Rogue One: A Star Wars story is the first Star Wars movie that won't be linked to the main saga. It's the first movie that won't feature an opening crawl. It's also the first mainstream live-action movie that won't be scored by John Williams, the composer who has worked on every episode to date, including last year's The Force Awakens.
Have some sympathy, then, for Michael Giacchino; the musician was following one of Hollywood's most gifted, attempting to add his musical ear to one of the biggest franchises in the history of cinema. As if that pressure wasn't enough, due to original composer Alexandre Desplat leaving the project, Giacchino had just over a month to create the score, from start to finish.
It's admirable that Giacchino has come out the other side seemingly unscathed. He deliberately avoided the nitty gritty on Desplat's departure in September, instead focusing all of his energy into making the most of his intensive deadline on a project that landed in his lap just after he wrapped the score on the MCU's latest, Doctor Strange.
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Scoring Against The Clock
In an interview with Entertainment Weekly, Giacchino approach the situation with humility, instead focusing on the positive aspect of the work. Explaining the last-minute nature of his recruitment, he said:
"The last thing I expected I’d be doing this month would be this. I mean we were literally planning a vacation when I got the call asking if I could come and talk to them about it.
At the time, it left me with literally four and a half weeks to write. So it was one of those decisions where you’re like, okay, well…And I was talking to my brother about it. He goes, 'Oh, come on. You’ve been writing this score since you were 10! You can do this.'"
Although Giacchino's approach is admirable, the wider connotations are worrying, particularly because the road to production has been far from smooth. Much was made of the announcement that Rogue One would go through reshoots back in June, with rumors ranging from a desperate patch-up job to lighten the tone, to a previously scheduled addition of a famous cameo.
However, Giacchino oozes confidence when it comes to the source material. His comments on the narrative are interesting, tying in with comments that have suggested #RogueOne will be a much darker interpretation of the #StarWars universe. Referencing the themes running throughout Gareth Williams's spin-off, he said:
"It is a film that is in many ways a really great World War II movie, and I loved that about it. But it also has this huge, huge heart at the center of it, and that was the one thing I just didn’t want to discount."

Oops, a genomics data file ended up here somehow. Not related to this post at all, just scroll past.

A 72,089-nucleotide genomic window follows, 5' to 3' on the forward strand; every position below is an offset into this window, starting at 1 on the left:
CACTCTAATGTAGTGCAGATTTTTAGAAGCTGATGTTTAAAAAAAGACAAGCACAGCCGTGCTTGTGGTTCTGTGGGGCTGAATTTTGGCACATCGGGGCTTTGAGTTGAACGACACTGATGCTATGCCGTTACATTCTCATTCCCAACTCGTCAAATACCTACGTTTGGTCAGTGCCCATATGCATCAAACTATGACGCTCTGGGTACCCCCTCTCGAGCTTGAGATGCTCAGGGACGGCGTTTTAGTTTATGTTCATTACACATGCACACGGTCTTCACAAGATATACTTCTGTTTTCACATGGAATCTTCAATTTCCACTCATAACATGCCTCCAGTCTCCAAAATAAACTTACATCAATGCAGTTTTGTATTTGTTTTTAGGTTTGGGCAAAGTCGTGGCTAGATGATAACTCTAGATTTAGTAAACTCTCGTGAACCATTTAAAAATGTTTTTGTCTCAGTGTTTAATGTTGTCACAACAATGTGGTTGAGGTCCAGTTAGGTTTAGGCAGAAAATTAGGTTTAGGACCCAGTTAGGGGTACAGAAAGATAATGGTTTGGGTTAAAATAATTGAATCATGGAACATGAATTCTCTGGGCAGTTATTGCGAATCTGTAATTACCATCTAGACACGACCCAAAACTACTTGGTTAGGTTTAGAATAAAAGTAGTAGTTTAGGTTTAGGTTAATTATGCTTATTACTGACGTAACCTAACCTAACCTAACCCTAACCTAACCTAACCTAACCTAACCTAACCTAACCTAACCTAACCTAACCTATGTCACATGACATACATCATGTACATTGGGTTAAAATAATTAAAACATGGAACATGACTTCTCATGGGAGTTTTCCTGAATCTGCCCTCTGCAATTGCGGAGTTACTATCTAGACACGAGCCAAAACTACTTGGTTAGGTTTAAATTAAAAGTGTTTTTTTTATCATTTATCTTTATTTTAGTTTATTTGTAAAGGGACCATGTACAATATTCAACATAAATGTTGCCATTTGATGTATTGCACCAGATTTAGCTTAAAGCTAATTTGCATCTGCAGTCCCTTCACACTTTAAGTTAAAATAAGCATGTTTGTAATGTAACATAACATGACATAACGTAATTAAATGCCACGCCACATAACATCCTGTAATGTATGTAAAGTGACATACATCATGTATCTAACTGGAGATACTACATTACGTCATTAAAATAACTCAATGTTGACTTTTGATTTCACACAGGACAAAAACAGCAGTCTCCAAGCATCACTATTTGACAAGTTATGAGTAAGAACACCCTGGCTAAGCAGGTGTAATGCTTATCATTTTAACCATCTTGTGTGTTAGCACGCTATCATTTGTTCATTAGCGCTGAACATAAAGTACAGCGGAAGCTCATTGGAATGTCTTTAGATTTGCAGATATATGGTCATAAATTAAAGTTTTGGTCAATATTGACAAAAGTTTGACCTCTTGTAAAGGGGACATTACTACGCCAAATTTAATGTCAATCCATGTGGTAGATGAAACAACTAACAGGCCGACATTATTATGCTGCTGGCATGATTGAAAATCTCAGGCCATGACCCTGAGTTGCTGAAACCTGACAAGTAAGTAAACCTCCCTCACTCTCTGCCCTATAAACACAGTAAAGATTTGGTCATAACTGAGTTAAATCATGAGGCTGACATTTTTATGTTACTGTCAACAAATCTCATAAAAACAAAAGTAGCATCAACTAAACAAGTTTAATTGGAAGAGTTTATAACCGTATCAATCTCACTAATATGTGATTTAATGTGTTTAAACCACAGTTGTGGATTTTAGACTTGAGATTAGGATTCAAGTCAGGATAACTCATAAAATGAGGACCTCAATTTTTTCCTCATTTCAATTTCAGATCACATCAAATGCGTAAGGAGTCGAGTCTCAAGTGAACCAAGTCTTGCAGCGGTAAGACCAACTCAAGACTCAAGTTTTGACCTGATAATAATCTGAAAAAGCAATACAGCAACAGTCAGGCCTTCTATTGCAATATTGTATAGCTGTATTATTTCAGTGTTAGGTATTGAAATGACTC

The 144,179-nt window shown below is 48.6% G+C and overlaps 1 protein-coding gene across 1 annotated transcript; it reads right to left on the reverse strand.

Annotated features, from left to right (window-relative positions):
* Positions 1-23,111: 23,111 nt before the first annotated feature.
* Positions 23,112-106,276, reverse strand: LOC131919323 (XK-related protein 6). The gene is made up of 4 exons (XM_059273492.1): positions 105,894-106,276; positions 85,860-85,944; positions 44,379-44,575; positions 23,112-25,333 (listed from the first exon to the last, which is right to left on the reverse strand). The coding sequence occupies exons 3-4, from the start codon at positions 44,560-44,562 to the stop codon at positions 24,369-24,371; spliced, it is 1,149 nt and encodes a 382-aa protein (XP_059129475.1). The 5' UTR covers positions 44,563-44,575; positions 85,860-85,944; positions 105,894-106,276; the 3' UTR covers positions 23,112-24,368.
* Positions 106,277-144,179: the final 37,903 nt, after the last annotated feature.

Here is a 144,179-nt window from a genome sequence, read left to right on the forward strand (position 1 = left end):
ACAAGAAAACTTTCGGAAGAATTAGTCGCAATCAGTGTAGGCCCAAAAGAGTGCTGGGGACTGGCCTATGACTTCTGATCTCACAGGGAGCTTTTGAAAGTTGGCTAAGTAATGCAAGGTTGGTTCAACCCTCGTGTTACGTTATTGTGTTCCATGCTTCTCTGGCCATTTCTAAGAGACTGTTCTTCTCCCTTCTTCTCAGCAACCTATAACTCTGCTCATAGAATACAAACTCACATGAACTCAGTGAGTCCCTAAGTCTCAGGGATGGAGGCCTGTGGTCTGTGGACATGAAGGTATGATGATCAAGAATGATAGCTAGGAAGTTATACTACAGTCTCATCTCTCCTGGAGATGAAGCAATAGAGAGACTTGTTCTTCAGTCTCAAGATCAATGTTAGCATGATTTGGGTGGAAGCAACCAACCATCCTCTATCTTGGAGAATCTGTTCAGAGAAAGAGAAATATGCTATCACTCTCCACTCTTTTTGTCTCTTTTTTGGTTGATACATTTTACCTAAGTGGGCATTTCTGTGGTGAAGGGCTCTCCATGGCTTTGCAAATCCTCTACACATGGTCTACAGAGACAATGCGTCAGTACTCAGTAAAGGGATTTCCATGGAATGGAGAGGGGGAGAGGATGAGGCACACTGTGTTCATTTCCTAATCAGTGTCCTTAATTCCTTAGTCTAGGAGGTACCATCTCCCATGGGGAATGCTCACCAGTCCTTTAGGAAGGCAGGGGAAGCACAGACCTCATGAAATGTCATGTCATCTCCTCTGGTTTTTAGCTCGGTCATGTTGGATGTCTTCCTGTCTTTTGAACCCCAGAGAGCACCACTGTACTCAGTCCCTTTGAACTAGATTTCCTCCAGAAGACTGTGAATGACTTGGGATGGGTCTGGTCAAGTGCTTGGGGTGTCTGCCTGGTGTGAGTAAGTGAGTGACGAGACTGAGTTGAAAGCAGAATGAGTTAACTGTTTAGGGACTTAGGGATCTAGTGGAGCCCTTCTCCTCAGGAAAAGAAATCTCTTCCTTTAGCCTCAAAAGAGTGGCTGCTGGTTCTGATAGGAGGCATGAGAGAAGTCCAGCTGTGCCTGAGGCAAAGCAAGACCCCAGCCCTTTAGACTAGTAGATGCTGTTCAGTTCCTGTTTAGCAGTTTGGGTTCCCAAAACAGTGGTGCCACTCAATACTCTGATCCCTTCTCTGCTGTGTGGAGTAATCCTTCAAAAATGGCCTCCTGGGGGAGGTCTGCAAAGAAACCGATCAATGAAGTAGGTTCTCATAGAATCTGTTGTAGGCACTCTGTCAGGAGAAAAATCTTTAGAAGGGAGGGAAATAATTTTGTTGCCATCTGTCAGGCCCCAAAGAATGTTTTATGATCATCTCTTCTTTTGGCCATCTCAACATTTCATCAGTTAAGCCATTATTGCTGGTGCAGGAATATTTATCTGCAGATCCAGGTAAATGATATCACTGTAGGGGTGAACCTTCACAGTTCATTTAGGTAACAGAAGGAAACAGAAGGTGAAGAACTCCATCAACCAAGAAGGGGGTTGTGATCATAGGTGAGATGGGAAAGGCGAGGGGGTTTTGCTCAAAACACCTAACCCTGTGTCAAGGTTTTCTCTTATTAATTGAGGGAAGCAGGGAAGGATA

'Rogue One' Will Be Unlike Any Previous Star Wars Movie
While Rogue One's link with the main saga will ignite interest in audiences — the story runs within minutes of the beginning of A New Hope (1977) — its distinction is important. Going down the route of a war movie is interesting, and from the trailers and teasers, it looks like they'll be Star Wars battle in ways we've never seen before — enhanced by Giacchino's score, a man who added an emotional undercurrent to WWII video games Medal of Honor and Call of Duty.
Part of that distinction will be highlighted by the soundtrack, of which Giacchino explains is 95 percent original. The other 5 percent is inspired by John Williams's classic tones, enough to anchor Rogue One within the wider Star Wars universe. On that topic, Giacchino has promised that the opening title sequence will also feel less familiar. He added:
"It’s done slightly differently here because it’s not one of the saga films, it’s not one of the trilogies. It’s sort of its own thing and the whole idea from the very beginning was these should be standalone movies. So it’s going to be a slightly different way to get things kicked off."
There is somewhat of a nervous tension surrounding Rogue One. The reshoots. The late changes of crew. The unknown territory. It's understandable. However, with a release just over two weeks away, the early signs are promising. As with The Force Awakens, the demand for pre-sale tickets crashed ticket websites, while early predictions estimate #JynErso (Felicity Jones) and crew could make between $100m - $150m on its opening weekend.
Rogue One is a story about hope in the face of adversity, of overcoming extreme odds. Although the project may have had its fair share of hiccups, like its lead characters, it could surprise a few people come its release. And, as Giacchino says when asked how audiences will feel when the music begins:
"I think you’ll feel at home."
Are you concerned with 'Rogue One' production troubles?
(Source: Entertainment Weekly)